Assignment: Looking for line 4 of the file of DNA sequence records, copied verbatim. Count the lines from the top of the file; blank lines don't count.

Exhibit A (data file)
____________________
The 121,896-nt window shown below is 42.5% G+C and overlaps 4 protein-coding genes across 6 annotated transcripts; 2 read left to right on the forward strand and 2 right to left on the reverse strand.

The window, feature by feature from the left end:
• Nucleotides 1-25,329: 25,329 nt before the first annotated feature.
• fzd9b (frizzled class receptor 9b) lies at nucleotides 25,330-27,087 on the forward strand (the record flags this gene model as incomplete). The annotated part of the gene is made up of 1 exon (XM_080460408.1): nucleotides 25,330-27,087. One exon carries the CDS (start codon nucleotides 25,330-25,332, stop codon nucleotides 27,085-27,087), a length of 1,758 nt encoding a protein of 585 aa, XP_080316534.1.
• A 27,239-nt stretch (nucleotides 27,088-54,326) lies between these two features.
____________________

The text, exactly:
• fzd9b (frizzled class receptor 9b) lies at nucleotides 25,330-27,087 on the forward strand (the record flags this gene model as incomplete). The annotated part of the gene is made up of 1 exon (XM_080460408.1): nucleotides 25,330-27,087. One exon carries the CDS (start codon nucleotides 25,330-25,332, stop codon nucleotides 27,085-27,087), a length of 1,758 nt encoding a protein of 585 aa, XP_080316534.1.